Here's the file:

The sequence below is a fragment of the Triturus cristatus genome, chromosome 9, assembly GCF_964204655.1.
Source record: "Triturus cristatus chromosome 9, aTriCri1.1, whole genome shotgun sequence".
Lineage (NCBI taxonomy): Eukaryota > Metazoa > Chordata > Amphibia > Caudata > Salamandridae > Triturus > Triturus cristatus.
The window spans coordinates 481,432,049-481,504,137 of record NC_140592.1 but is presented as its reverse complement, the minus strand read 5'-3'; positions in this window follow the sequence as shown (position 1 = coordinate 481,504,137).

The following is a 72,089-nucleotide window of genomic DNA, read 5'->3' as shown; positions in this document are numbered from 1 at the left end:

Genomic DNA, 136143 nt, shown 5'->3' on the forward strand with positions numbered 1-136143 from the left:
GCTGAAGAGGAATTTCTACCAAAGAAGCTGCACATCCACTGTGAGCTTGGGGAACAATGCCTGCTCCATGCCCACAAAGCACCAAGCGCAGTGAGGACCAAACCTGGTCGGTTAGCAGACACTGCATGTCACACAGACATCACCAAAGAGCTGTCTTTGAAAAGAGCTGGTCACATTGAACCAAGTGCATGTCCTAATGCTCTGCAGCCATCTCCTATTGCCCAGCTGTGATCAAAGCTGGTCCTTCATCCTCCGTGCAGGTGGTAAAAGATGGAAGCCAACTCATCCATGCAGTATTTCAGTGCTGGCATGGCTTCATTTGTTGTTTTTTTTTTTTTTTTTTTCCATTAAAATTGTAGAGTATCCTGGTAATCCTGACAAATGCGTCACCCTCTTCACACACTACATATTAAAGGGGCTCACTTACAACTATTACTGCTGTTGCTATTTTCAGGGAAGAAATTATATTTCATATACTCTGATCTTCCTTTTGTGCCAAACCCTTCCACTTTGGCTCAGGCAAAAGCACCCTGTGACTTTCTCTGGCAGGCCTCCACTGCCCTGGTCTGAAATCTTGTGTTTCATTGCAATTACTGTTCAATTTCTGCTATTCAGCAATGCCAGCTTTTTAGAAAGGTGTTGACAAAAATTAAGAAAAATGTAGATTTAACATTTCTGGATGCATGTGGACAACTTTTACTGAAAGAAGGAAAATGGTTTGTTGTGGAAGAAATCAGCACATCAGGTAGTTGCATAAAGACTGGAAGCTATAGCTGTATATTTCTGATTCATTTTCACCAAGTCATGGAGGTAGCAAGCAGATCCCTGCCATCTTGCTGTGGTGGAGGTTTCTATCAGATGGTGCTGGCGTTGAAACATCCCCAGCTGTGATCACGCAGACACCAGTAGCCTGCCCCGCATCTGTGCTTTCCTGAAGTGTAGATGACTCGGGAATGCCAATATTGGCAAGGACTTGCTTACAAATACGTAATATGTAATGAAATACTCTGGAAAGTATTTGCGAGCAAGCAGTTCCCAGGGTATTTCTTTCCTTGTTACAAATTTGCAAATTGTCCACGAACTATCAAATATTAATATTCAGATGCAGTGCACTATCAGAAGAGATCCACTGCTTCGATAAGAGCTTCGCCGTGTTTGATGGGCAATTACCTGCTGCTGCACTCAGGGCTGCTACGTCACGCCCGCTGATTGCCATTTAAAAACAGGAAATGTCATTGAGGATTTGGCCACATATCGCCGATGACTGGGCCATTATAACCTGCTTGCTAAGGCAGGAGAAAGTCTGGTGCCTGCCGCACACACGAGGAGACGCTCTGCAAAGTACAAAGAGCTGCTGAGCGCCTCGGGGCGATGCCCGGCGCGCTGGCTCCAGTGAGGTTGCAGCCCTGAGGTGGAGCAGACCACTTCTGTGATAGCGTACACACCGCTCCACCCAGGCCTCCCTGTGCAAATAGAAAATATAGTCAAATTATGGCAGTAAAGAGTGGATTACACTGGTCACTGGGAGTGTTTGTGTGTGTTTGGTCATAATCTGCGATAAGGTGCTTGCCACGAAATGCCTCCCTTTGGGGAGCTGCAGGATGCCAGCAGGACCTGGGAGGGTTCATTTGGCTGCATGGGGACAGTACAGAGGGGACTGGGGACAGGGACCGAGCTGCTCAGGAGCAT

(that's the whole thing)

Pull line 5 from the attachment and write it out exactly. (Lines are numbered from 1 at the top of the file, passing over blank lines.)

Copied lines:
The following is a 72,089-nucleotide window of genomic DNA, read 5'->3' as shown; positions in this document are numbered from 1 at the left end: